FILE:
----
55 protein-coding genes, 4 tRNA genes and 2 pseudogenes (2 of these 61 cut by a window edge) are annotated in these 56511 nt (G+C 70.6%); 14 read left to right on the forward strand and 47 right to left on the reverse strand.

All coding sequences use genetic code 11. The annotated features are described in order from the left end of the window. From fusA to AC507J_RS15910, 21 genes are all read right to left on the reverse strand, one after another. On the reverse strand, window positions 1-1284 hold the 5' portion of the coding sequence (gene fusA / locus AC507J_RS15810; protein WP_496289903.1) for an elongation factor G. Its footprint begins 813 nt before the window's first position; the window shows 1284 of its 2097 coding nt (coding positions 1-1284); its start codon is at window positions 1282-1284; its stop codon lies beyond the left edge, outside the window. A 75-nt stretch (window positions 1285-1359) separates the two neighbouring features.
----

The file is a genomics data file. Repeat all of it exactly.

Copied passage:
55 protein-coding genes, 4 tRNA genes and 2 pseudogenes (2 of these 61 cut by a window edge) are annotated in these 56511 nt (G+C 70.6%); 14 read left to right on the forward strand and 47 right to left on the reverse strand.

All coding sequences use genetic code 11. The annotated features are described in order from the left end of the window. From fusA to AC507J_RS15910, 21 genes are all read right to left on the reverse strand, one after another. On the reverse strand, window positions 1-1284 hold the 5' portion of the coding sequence (gene fusA / locus AC507J_RS15810; protein WP_496289903.1) for an elongation factor G. Its footprint begins 813 nt before the window's first position; the window shows 1284 of its 2097 coding nt (coding positions 1-1284); its start codon is at window positions 1282-1284; its stop codon lies beyond the left edge, outside the window. A 75-nt stretch (window positions 1285-1359) separates the two neighbouring features.